|In action||Huck||76 K|
|Profile shot||Huck||78 K|
|More Upper Provo Falls||Huck||92 K|
|Video (turn down the volume - Windows Media File)||Boat||Size|
|Huck launching off a slide||Huck||336 K|
|Bumpy slot ride||Huck||184 K|
In the Spring I took delivery on three Liquid Logic boats - the Skip, Pop and Huck - to review for BoaterTalk over the course of the 2002 season. The Skip and Pop were easy, but because of lingering drought conditions (and more recently, minor surgery preventing me from swimming), the Huck has sat in my garage for an inordinate amount of time. Finally last weekend I happened across a lesser known creeking run in Utah known as the Upper Provo which runs along side the Mirror Lake highway for several miles deep in the Uinta mountains. According to Gary Nichol's "River Runners' Guide to Utah" (revised edition), there are 5 significant drops in Upper Provo Falls of 10 - 20 vertical feet each and have only been run twice to the author's knowledge (note: they have been run several more times by local creekboaters). As luck would have it, we found the falls at about 65 CFS which is almost half the minimum stated in the manual. Nevertheless, as soon as I saw them I knew the stitches had to come out and the river had to be run.
After asking the good folks at Liquid Logic if they were game for some serious boat abuse (they were thrilled) and a quick stop at the hospital, we were on our way.
The outfitting is currently the same as the Skip and Pop, but deserves recapitulation. While the bare steel rods used as grab loops on the Skip and Pop were uncomfortable, they make more sense as high strength attachment points on the Huck. Still uncomfortable, but understandably so in their ultimate function. Liquid Logic is currently incorporating new grab bars designed by Black Diamond as well as a new outfitting system that was announced at the Outdoor Retailer show. So, what outfitting you end up with will depend on the when it was made. The later outfitting will have a stiff backband with a padded molded plastic seatback and the earlier will be the standard ratchet backband. Both of them are good, but the new outfitting looks better (I haven't tried it, just sat in it at the show). Both are designed by Immersion Research.
Unfortunately, I have not had much time in this boat, nor have I been able to take it to as many different creeks as I would like prior to writing this review. But I have tried it in regular river-running applications and now in an ELF boating session, so I feel like I can make some basic observations. The Huck leans a bit more toward the speed and tracking end of the 'tracking vs. maneuverability' spectrum compared to my previous creekboat, the Big Gun. I'm used to the hard chines positioned at the ends of the boat which give the BG a harder carve than many other creekboats. Comparatively speaking, the Huck feels just a bit mushier when doing a draw turn, Duffek or any maneuver that involves a leaning carve. The upside to this is that the Huck is indeed a better tracking boat, holds it's line better than the BG and seems to have faster hull speed. Creekboats like any other kayak are a compromise of values and every boater has a preference for those characteristics which they feel are essential for a successful design - for some it is tracking, others maneuverability. After having had the boat out a bit more, I feel that the Huck strikes a good balance between the two.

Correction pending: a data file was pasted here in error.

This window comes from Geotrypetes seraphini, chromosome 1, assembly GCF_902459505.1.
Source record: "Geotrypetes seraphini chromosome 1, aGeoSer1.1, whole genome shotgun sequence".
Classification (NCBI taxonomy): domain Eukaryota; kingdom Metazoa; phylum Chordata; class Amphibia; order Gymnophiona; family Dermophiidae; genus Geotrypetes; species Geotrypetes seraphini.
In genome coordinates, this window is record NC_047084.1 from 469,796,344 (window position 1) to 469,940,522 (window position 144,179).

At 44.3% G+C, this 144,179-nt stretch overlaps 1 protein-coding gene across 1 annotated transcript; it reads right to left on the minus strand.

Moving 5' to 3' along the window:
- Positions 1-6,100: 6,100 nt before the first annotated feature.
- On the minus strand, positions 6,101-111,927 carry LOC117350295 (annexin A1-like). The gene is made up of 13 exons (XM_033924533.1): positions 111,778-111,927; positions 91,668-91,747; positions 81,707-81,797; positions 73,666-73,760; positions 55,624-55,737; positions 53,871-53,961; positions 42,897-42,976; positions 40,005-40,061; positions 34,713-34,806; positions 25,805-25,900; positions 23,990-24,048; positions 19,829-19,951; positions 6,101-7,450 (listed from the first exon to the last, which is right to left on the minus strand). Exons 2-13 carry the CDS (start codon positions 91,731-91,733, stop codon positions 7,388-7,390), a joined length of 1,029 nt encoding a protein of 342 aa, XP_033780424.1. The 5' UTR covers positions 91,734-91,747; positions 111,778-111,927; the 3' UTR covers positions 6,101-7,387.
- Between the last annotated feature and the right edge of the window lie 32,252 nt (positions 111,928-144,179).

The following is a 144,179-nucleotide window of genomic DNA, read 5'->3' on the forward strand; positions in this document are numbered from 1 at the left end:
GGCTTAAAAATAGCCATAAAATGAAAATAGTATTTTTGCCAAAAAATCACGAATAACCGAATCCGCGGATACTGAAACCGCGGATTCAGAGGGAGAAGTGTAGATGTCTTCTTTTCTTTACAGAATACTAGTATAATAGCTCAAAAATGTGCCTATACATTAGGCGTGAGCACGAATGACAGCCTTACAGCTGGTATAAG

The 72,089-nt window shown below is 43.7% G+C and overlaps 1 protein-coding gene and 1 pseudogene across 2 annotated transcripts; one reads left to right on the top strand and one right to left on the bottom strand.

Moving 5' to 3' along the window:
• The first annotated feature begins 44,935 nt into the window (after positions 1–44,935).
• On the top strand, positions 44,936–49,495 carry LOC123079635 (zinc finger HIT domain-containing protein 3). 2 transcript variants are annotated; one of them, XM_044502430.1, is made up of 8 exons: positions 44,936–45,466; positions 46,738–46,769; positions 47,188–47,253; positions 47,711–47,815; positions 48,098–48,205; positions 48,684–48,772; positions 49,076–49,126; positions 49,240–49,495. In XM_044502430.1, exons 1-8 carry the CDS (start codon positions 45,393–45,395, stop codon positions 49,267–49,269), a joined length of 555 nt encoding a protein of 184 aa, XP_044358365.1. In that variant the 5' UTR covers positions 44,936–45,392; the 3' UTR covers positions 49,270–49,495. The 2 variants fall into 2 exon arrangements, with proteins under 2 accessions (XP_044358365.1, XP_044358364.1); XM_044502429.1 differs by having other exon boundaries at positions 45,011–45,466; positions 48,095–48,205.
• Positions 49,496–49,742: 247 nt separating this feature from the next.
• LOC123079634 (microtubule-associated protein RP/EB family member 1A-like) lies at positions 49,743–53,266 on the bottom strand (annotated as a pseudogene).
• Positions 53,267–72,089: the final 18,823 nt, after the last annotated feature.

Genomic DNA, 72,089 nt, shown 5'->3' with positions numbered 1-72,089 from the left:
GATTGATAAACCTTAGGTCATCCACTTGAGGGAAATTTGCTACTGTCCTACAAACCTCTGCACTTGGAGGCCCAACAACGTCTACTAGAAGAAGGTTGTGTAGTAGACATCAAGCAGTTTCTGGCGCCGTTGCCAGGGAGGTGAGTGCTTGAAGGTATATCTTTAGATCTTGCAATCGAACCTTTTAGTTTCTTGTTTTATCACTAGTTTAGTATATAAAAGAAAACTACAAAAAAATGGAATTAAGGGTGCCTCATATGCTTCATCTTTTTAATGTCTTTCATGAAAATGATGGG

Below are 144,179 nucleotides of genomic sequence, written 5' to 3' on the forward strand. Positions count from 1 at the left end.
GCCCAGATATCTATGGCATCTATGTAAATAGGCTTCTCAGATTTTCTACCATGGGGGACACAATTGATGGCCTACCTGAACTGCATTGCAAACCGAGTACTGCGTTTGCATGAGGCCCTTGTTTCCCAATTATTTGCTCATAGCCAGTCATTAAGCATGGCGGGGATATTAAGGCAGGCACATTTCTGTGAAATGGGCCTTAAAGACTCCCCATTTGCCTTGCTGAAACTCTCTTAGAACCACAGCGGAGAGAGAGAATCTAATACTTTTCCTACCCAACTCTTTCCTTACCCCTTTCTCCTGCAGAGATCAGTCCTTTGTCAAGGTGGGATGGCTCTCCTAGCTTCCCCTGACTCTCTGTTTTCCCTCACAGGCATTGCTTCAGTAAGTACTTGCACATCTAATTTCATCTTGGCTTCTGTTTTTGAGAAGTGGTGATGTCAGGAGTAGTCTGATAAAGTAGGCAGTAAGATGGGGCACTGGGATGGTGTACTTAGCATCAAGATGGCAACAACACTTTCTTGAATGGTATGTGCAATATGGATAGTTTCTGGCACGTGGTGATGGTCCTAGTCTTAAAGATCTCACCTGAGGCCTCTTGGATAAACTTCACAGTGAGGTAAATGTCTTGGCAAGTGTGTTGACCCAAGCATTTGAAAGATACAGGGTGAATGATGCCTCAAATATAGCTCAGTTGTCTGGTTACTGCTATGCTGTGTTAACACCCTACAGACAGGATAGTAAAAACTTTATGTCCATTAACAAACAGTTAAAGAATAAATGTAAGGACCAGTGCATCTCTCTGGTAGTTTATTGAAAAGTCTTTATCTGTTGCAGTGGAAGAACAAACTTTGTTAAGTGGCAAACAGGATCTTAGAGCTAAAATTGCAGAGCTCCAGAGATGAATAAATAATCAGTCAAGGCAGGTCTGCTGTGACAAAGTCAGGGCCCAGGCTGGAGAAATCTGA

The Huck boofs pretty well. I put in a few solid rock boofs on Upper Provo and was completely satisfied with the results. On a related note, the hull handled rocks very competently. I nailed quite a few during my ELF session and the boat skipped off them without any hitches. To me it feels like the plastic is more slippery than most other manufacturers' plastic. And the stiffness of the hull definitely plays a role in making the boat bounce nicely off of things. I'm including a video of running a slide with a rock right in the middle that I got a good launch from.
I find the Huck to be a little bit harder to roll, but attribute that to having a fuller volume stern. Technically speaking, it takes me a while to get used to rolling any creekboat in general after developing sloppy technique in playboats. So, if you're like me, be forewarned. If not, bully for you.
I really wish that I could write more about this boat. But ultimately it comes down this this - I've really enjoyed what time I've had with it. It feels good to paddle and it's fun to hit rocks with. The grab bars would be hellish to have to hang onto for anything longer than a short portage. But that's really the only notable shortcoming, and as I mentioned before having good attachment points more than makes up for some discomfort carrying when you pin your boat and need to extract it. The Huck is definitely worth a demo on your local creek.